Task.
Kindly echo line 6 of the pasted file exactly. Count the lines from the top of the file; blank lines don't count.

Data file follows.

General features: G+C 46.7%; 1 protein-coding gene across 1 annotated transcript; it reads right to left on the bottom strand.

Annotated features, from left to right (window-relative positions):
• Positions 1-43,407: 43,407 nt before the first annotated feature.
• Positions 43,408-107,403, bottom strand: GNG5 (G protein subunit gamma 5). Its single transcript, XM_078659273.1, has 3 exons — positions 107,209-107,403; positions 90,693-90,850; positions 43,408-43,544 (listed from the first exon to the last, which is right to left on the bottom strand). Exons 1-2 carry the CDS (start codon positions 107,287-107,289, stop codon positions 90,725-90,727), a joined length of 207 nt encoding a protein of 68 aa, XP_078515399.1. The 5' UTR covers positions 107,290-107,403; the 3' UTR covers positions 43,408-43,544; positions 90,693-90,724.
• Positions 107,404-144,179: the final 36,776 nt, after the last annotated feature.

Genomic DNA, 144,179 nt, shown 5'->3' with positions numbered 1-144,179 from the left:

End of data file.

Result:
Genomic DNA, 144,179 nt, shown 5'->3' with positions numbered 1-144,179 from the left: